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The influence of agricultural tillage practices on soil biodiversity

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Title: The influence of agricultural tillage practices on soil biodiversity
Author: Strohm, Jeff
Department: Department of Integrative Biology
Program: Integrative Biology
Advisor: Hanner, RobertHeck, Richard
Abstract: This study was the first to examine the influence of agricultural tillage practices on the entire soil ecosystem using metagenomic techniques. Four genes were chosen to investigate bacterial, fungal and protozoan diversity, while one gene was used for arthropod diversity with all being sequenced at a very high read depth per sample. Four tillage treatments were compared with a no-till treatment, using samples collected from the long term management plots in Elora, Ontario. Overall, the microbial communities of these soils were very similar (p<0.05), but some interesting differences were found with regards to the fungi. Overall, the most diverse fungal group was the Sordariomycetes ( 103±19 mean OTU richness across treatments), and no-till had a significantly lower diversity compared with the tillage treatments (86±10 OTUs; p= 3.12e-3). The fall tillage treatments were the most diverse in terms of the Sordariomycetes (113±16 OTUs), but a large proportion of this diversity were pathogenic genera. Conversely, no-till soils possessed a significantly more diverse community of Dothideomycetes (43±1 vs 29±6; p= 5.54e-5) with the majority of this diversity belonging to the Sporormiella. This genus was essentially absent from the tillage treatments, and even more interestingly, it is known as an obligate coprophilovore. However, manure has never been intentionally applied to these soils. With regards to the arthropod communities, additional mature woodlot samples suggest that even the no-till soils are in a disturbed state. Of the four tillage treatments, spring tandem disc tillage may be the most intense in terms of disturbance to the arthropod community. However, a high degree of between-replicate variability resulted in a lack of statistically significant differences for the arthropods. Overall, no-till or conservation tillage practices are recommended, but the results generated here suggest that they cannot be relied upon to solely increase soil biodiversity. Future research should focus on temporal analyses of biodiversity patterns with special attention paid to analyses that are independent of coarse taxonomic identifications.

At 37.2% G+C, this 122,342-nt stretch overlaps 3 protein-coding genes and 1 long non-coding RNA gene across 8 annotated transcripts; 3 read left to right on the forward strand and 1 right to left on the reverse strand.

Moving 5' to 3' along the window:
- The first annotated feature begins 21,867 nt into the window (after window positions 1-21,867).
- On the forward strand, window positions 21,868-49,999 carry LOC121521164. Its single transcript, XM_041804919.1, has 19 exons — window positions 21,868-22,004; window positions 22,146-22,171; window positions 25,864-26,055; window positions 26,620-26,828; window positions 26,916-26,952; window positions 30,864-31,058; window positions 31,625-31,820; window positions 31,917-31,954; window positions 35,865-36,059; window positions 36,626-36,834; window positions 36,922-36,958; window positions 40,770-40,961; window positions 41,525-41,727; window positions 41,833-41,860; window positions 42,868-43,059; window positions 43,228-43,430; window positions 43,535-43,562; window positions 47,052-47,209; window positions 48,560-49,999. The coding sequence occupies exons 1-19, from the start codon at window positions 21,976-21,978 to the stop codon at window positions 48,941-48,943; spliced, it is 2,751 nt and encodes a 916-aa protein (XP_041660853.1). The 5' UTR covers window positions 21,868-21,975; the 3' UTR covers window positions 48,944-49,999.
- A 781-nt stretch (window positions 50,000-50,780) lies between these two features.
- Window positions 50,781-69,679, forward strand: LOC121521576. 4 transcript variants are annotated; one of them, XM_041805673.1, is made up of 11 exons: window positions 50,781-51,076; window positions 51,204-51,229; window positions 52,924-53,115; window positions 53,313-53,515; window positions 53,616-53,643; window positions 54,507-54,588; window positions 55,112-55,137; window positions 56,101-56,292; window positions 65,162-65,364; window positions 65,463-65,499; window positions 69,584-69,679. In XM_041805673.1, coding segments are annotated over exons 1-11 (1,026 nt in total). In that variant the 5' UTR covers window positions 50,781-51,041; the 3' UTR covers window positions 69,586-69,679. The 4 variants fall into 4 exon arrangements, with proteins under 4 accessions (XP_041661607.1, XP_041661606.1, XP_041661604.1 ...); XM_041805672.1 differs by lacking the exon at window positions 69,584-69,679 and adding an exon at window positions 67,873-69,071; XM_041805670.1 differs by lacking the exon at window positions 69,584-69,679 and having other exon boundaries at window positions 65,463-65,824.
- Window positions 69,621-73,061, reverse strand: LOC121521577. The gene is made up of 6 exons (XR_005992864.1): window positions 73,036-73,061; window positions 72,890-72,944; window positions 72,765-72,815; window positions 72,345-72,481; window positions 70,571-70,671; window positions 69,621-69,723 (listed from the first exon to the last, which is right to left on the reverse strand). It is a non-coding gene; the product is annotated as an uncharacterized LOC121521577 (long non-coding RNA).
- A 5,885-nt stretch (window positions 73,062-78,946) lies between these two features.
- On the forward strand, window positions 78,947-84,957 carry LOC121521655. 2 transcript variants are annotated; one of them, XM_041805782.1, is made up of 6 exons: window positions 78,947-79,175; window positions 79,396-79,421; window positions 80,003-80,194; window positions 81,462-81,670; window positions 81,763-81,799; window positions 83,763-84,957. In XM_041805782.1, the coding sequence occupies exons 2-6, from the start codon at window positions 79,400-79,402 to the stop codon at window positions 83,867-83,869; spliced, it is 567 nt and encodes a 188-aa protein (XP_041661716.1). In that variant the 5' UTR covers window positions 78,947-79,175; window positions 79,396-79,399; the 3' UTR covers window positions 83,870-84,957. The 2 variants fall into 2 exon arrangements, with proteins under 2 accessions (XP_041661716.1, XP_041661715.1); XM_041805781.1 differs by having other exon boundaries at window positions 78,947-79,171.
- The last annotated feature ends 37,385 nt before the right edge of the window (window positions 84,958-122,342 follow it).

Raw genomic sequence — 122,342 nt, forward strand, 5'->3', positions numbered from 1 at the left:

Description: This research was conducted at the Biodiversity Institute of Ontario, Center for Biodiversity Genomics, The University of Guelph.
URI: http://hdl.handle.net/10214/8845
Date: 2015-04
Rights: Attribution-NonCommercial-NoDerivs 2.5 Canada
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